“A forward-thinking government that is passionate about protecting the country’s environment, coupled with a small population and conscientious community and tourism partners, have made it possible to conserve and grow Botswana’s iconic wild areas.”
It’s a new approach – South Africa, for example, relies on the private sector to fend off poachers. But those watching the Botswana unit say that government involvement is the way forward. “[The private sector] cannot pay for a robust anti-poaching unit to look after rhinos in such a vast area – only the government can do that,” says Tlotlego. “For South Africa to be struggling is a lesson on its own.”
Struggling is an understatement when it comes to South Africa. Kruger National Park has one of the highest poaching rates on the continent. For decades, it successfully bred white and black rhinos, only for them to now be verging on extinction.
I remember seeing all those rhinos as a child. Growing up in South Africa, we’d load up my father’s old Land Rover Defender and go in search of wild animals in the Kruger and Kalahari. Seeing rhinos in the wild was as common then as it is uncommon now. Even in Botswana, seeing one in the wild is shockingly rare. When you do see one, it feels like a small victory – albeit tainted by the sight of its horn: a beacon to poachers.
One crisp spring morning, while staying at one of Sanctuary’s camps in the Moremi Game Reserve in northern Botswana, we go in search of rhinos. Or should I say: one particular rhino, who goes by the name of Sargent. With intel that Sargent had been spotted in a certain area, we set off determined to find him. After driving around in circles, following his haphazard tracks, we finally see him kicking up dust a few metres away.
My guide, Kenosi, throws his arms up in elation. Seeing a live rhino in the wild is a glorious thing. The other guests in the vehicle are in awe of Sargent’s majestic presence, sturdy body and spectacular horn. For some of them, this is their first time seeing a rhinoceros. For many, it could be their last.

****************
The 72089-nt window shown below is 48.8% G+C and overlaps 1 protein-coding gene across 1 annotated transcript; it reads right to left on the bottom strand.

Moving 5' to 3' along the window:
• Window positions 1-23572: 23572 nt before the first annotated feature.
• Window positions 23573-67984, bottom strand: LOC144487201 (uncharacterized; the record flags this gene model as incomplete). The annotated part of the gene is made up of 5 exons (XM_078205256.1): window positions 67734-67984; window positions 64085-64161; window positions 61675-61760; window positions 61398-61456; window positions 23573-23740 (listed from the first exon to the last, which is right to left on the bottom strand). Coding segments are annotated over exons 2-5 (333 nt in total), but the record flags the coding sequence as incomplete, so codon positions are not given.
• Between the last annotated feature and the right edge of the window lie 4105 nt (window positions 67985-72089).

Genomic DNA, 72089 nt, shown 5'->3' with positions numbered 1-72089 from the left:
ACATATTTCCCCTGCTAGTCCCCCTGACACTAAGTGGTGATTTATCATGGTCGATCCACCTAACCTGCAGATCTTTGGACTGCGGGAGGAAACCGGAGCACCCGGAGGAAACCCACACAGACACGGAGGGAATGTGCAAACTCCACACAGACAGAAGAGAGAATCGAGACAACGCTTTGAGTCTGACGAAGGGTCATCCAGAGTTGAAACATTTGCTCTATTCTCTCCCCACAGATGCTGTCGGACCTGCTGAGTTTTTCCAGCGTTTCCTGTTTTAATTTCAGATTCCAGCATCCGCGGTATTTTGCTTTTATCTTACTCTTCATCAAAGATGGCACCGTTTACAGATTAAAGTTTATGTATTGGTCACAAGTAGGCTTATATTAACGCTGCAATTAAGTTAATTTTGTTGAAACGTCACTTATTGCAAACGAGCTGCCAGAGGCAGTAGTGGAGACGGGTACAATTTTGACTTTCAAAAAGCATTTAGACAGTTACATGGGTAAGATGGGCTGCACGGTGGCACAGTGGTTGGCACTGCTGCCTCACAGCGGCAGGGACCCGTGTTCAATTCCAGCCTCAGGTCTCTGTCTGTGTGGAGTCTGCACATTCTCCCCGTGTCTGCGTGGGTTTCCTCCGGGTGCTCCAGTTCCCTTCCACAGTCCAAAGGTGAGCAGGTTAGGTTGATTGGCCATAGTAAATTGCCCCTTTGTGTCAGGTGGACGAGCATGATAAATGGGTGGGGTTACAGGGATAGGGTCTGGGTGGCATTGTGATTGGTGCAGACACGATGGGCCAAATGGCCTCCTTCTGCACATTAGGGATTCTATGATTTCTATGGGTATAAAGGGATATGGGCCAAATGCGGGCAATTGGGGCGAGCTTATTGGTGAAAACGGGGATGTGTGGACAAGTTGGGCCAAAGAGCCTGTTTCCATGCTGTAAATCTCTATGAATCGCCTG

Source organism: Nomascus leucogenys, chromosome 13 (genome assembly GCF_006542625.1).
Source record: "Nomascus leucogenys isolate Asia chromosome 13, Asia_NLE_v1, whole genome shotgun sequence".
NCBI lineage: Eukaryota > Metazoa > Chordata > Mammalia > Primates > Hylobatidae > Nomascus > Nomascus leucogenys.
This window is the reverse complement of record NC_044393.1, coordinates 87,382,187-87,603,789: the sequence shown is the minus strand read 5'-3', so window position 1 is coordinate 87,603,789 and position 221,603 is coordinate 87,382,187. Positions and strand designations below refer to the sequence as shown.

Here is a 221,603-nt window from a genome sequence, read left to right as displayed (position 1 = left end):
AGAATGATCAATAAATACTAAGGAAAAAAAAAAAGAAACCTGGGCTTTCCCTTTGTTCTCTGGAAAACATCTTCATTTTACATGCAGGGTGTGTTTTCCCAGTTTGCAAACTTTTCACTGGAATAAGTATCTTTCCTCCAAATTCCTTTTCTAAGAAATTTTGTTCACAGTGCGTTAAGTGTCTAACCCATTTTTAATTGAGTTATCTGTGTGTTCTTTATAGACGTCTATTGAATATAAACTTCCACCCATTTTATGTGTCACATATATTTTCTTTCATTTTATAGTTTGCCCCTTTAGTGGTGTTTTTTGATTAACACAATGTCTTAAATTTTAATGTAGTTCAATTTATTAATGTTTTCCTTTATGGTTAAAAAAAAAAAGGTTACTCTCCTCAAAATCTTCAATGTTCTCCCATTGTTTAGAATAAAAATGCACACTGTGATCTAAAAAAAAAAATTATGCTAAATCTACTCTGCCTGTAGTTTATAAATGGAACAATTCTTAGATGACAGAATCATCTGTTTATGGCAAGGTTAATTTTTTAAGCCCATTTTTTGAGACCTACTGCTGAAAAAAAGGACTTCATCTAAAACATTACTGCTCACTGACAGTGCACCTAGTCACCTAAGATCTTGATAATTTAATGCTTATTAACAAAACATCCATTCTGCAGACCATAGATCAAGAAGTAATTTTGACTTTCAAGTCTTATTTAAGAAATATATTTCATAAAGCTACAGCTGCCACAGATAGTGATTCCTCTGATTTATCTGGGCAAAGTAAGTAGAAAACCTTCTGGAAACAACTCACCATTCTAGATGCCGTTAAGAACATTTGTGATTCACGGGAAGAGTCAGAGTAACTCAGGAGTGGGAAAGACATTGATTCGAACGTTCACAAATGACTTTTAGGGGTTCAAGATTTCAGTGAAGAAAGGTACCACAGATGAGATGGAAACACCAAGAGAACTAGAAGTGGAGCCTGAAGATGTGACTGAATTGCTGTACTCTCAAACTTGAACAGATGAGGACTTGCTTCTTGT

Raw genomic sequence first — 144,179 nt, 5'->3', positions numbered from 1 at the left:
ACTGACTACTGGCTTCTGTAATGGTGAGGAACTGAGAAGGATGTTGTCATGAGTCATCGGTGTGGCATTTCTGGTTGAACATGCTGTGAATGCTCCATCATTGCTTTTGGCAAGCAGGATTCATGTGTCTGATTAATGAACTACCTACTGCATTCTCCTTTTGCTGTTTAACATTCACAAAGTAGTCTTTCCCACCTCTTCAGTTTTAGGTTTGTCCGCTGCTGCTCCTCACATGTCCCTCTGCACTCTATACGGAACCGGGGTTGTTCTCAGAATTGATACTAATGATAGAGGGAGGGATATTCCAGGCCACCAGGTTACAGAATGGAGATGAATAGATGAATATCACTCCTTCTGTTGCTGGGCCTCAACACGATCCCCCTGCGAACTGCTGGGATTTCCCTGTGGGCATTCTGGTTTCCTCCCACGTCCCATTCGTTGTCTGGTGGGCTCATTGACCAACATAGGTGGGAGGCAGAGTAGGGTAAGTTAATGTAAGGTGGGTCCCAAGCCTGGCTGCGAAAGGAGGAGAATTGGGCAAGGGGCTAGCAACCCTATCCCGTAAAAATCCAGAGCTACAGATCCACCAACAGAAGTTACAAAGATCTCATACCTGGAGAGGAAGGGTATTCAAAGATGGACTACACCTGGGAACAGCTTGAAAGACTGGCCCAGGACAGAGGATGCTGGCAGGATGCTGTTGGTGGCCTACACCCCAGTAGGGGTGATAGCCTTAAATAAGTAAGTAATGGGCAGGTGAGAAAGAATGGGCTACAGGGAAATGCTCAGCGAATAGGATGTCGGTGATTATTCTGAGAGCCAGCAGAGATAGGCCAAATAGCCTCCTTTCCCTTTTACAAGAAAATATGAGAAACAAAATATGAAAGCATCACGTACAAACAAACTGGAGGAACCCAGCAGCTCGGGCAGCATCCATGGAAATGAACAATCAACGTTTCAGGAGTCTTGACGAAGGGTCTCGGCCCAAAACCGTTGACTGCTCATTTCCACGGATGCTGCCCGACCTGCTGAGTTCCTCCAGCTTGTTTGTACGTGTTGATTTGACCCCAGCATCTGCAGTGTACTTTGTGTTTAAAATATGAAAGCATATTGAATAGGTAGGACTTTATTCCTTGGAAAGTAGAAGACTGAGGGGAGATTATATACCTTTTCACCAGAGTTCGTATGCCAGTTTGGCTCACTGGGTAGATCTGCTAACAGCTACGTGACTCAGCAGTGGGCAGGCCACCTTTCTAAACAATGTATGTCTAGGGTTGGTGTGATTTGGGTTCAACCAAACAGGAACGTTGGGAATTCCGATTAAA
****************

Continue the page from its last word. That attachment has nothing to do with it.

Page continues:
Back at camp, I tell Shex that we tracked down Sargent. He’s delighted – a day when you see a rhino roaming in the wild is always a good day. “The rhino is so important to the ecosystem,” he tells me fervently. “When you eliminate an animal that has such an impact on shaping the environment, you’re impacting other species.” It’s no newsflash that the significance of conserving the rhino goes beyond game drive delights.
Leaving Botswana, I look down at the cracked land and swampy green pools of water as the plane takes off from the sandy runway. I see swirling dust storms in the distance, grey termite mounds dotting the landscape and palm trees that look like they belong on a film set.
We fly over elephants traversing the waterways, and gloomy clearings with piles of old bones left by lions. I’m always transfixed by the beauty of the untamed landscape and the animals that roam it here: the dotty giraffes, the elephants with their strange, oscillating trunks. I can’t help but wonder how long these peculiar-looking animals will be around.
And I think back to Galaxy’s words: if you respect them, they will respect you. In Botswana, there are rules.